The Eclipse help system is an extremely valuable tool that seems to intimidate new users. This post is intended to cover some of the very basics about how to troubleshoot your plugins in an Eclipse help system.
Some basics first:
- A plugin is a folder or JAR file that provides instructions to Eclipse for how to process.
- Those instructions are given in the plugin.xml (extensions) and in the manifest file (prereqs, dependencies, etc).
Ensure the plugins are in the correct directory
While that might sound obvious, I have seen forum posts where the distinction between the workspace and plugins directories were causing problems. The workspace can be considered the directory where your source projects are stored for editing. That location is not processed by the Eclipse framework. You need to ensure that you store your plugins in the eclipse/plugins folder and in the correct format.
After you’ve checked that your plugins are in the correct location, verify that the contain the necessary files.
Plugins are formatted correctly and contain manifest/plugin.xml files
Open up your eclipse/plugins/my.plugin.folderorjar and check to ensure the plugin.xml is in the root of that folder or archive. You might optionally also have a META-INF/manifest.mf file.
Determine if Eclipse is picking up your plugin
Launch your help system or infocenter. If you are launching the help (Help->Help contents), you will want to open it with an external browser rather than the built-in browser. You can either change your preferences or you can just copy a TOC link address and paste it into a different browser. The port that the webserver for the Eclipse help system changes with each restart so you’ll need to determine that:
Your help URL will probably look something like http://127.0.0.1:3578/help/…. Once you have that, change the URL to http://127.0.0.1:xxxx/help/topic/my.plugin.folderorjar/plugin.xml.
If you get a topic not found or broken link
Then Eclipse did not pick up your plugin, which means something is likely wrong with your plugin.xml or manifest.
This could be a malformed XML file due to an XML markup error in your plugin.xml. Check that all tags are closed (</myclosetag>). Also, check for character encoding problems. XML is pretty strict when it comes to special characters and the most common problematic character is the ampersand (&). The ampersand in XML or XHTML (especially in links) should be represented in the file as: &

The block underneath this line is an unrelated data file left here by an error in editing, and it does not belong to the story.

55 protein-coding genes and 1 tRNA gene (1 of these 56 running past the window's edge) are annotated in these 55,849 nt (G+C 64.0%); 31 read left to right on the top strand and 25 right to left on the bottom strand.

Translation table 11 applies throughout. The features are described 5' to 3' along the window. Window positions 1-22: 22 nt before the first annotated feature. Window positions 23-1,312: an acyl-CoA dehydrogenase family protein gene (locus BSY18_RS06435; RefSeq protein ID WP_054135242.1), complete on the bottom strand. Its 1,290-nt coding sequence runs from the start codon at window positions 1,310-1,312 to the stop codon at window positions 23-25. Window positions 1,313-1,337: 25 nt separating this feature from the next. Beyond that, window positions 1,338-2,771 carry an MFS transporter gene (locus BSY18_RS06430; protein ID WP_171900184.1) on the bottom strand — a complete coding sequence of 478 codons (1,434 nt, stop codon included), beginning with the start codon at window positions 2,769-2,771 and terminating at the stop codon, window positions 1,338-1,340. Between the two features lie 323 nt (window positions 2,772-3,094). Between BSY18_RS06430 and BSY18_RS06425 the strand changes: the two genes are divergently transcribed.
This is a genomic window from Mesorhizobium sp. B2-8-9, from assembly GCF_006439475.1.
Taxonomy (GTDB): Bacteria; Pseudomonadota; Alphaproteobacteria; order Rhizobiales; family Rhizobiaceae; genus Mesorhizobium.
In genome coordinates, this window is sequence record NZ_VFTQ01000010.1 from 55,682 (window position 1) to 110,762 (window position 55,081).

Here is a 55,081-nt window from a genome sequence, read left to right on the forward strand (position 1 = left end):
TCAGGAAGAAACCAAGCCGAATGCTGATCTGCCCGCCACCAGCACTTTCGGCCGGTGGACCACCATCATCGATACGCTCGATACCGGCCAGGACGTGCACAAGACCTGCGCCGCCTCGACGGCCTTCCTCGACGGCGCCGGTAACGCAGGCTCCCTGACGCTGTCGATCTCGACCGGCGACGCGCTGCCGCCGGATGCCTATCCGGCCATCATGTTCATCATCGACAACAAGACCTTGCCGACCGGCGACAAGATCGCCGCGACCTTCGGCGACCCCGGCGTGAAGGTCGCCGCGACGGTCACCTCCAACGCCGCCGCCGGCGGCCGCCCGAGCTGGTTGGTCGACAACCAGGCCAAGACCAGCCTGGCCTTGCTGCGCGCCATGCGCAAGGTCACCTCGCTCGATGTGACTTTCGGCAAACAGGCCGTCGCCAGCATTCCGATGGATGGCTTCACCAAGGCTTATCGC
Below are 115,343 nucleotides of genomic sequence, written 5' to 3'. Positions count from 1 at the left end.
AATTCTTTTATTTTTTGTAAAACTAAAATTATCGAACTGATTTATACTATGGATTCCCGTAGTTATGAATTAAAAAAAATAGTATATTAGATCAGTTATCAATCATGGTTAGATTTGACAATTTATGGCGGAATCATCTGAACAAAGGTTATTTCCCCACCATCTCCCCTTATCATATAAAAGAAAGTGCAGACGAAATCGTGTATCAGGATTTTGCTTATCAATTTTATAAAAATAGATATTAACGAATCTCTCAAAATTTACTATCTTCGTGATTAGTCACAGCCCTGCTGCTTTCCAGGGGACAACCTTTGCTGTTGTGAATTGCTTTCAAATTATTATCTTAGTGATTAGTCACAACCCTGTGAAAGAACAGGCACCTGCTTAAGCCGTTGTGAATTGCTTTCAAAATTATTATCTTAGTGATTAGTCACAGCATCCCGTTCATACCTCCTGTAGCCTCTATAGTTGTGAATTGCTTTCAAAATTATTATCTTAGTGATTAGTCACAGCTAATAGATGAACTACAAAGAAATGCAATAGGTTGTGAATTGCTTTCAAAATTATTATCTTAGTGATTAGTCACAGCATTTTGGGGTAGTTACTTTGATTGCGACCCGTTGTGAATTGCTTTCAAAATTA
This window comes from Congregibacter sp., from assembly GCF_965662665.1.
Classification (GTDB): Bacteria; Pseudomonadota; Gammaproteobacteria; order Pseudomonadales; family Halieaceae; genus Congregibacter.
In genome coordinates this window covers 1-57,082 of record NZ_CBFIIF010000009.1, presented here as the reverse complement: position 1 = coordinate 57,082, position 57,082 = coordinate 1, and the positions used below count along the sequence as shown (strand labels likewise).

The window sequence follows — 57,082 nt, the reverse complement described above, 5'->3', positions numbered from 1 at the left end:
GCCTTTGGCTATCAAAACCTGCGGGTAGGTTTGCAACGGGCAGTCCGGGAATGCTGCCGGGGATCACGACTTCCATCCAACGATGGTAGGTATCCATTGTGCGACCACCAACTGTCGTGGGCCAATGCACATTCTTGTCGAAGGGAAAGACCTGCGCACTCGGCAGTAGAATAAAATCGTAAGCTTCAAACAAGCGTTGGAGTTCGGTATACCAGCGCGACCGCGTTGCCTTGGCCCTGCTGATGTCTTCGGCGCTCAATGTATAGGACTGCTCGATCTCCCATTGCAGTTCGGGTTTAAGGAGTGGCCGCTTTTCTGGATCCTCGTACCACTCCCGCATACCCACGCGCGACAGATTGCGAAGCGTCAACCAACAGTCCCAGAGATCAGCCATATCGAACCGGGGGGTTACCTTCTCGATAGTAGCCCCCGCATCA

Also, check that you are using the correct URL for your plugin. Eclipse uses the plugin ID in the path rather than the folder name or JAR file name.
If your plugin.xml file displays correctly
Then Eclipse found and registered your plugin. If this does not solve your problem, I am guessing you are wondering why your contents do not show up in the navigation. For your navigation file to be picked up, you have to register the TOC XML file with the Eclipse org.eclipse.help.toc extension point in the plugin.xml.
If you want your toc to appear as a first level container, then you need to set primary=”true” for that TOC file:
<toc file=”toc.xml” primary=”true” />
If you want this TOC file to be a child to another TOC, then you would set primary=”false” and link the maps together using a link_to (navref in Dita source) element or anchor/anchor_to (anchor & anchorref in Dita source).
You updated a plugin and the changes are not displayed
This is likely due to caching that Eclipse performs. You can either start Eclipse with the -clean parameter passed to the executable or you can manually clean the cache.
To manually clean the cache: stop Eclipse, find your Eclipse installation directory. Within the configuration subfolder, delete all of the contents except for the config.ini file and the org.eclipse.update directory.
Post your Eclipse help issues as a comment and I’ll try to address them here also.